Much of our conversation here revolves around the civil war and questions of the church's role in reconciliation. It is funny how similar questions about the relationship between church and state keep arising – as well as bishops' prophetic responsibility to not keep quiet for fear of upsetting the powers.

I think our letter might have been too gentle and diplomatic, after all.

I am currently in Sri Lanka with our diocesan link bishop. I hadn't realised when we arrived yesterday in an almighty thunderstorm that this might be the mood left behind in England by the letter from bishops to the Prime Minister about refugees.

The storm is predictable, though some of the response by the commentariat is disappointingly knee-jerk.

First, the bishops agreed the letter to David Cameron some weeks ago. It was kept private. We were promised a response. Is not five weeks quite a long time to wait, especially as we were told we would hear soon?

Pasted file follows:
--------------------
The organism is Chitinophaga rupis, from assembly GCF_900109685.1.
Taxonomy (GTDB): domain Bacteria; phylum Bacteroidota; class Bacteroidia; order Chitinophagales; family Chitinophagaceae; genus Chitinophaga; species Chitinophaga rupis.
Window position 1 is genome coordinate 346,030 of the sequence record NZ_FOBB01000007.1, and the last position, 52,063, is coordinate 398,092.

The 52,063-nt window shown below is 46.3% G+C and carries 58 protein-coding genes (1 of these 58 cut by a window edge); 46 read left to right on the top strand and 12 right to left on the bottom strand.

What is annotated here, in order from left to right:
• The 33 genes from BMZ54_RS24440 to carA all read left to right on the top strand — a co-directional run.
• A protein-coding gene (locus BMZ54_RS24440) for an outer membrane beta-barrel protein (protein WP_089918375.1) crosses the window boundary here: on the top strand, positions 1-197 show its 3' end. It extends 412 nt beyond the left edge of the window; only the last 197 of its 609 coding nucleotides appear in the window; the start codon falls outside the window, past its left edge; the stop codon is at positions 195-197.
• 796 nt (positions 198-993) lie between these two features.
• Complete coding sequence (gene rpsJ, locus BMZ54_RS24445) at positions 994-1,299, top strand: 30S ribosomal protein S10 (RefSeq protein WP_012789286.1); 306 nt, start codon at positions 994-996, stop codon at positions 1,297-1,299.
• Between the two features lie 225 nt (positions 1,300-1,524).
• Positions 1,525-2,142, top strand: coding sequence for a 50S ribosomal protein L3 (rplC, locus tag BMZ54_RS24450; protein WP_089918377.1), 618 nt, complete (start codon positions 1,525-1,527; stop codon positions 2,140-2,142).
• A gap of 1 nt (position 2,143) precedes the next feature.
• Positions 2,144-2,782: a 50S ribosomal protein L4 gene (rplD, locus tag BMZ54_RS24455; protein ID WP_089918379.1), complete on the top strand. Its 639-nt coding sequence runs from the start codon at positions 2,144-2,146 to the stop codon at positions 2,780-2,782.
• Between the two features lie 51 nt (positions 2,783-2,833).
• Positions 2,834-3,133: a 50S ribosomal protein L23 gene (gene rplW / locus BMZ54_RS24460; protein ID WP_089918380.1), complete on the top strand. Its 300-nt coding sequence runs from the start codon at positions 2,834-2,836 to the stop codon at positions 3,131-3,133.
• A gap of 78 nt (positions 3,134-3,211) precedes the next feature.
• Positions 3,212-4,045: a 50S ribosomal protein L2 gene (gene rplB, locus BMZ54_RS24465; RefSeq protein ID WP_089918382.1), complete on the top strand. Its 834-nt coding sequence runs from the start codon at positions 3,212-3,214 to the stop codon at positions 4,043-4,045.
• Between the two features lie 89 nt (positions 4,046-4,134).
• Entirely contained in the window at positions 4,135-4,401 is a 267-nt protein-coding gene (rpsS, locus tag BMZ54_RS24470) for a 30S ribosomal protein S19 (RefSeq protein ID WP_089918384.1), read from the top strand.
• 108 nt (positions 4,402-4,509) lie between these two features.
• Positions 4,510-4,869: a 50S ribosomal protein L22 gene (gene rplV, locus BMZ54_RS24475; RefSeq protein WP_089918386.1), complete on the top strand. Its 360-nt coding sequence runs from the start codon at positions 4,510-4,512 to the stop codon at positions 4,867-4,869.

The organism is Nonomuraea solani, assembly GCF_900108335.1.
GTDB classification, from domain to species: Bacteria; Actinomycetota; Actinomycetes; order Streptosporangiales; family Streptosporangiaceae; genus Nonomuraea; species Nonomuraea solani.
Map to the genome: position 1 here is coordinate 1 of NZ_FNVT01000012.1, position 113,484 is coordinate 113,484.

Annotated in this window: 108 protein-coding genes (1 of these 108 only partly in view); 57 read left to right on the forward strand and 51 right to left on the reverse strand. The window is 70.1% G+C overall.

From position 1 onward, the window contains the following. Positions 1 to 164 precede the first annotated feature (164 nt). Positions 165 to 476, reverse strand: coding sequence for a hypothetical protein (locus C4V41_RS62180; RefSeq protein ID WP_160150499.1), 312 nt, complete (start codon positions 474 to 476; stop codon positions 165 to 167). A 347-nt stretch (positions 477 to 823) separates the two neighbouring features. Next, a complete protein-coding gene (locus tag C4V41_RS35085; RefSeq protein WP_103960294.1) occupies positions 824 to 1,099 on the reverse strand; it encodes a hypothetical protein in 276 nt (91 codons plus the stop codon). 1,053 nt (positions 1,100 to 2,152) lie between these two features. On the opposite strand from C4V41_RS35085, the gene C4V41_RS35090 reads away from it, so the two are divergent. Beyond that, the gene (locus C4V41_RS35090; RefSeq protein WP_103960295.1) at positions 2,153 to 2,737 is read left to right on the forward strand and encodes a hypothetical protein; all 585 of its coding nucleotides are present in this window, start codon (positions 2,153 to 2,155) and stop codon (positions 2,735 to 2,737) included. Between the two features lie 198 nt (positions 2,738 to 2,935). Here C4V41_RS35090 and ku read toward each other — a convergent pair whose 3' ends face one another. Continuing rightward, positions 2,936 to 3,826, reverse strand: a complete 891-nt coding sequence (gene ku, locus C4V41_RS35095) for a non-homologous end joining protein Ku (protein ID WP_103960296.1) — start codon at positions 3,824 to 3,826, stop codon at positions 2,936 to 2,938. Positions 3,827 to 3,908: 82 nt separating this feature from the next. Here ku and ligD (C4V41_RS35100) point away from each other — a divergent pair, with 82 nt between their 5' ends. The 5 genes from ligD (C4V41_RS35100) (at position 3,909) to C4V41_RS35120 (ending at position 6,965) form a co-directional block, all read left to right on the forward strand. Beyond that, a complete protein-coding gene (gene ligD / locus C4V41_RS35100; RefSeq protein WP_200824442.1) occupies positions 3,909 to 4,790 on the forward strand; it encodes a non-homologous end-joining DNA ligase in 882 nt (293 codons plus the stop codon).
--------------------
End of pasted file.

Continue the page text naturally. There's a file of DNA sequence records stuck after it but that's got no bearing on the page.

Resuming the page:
Secondly, we were clear that we are not against the government, but responsible for asking the moral questions. To be portrayed (by some people who should know better) as anti-Conservative is wrong, lazy and ridiculous. Every government of every shade thinks the church is against them. Our job is not to be popular or to go with the flow – of culture or power – but to tell the truth, even if we might eventually be proved wrong in some things.

Thirdly, many dioceses are now already looking at how we might support refugee families in our areas, including issues of housing. Some are further down the road than others.

Fourthly, comments about how the bishops should get their own house in order before “lecturing the rest of us” should be recognised for what they are. No one is “lecturing” anyone. It was a letter. Spot the difference? And it was a letter directed to a particular person, not “the rest of us” – unless the commentators themselves are identifying so closely with the government that you have to question the independence of their judgement.

The focus of this argument (that I can only witness from a vast distance and with intermittent wifi) should be on the plight of refugees (see previous posts and my article in the Yorkshire Post) and the causes of their plight. Arguing about which bishops are targets is a mere distraction.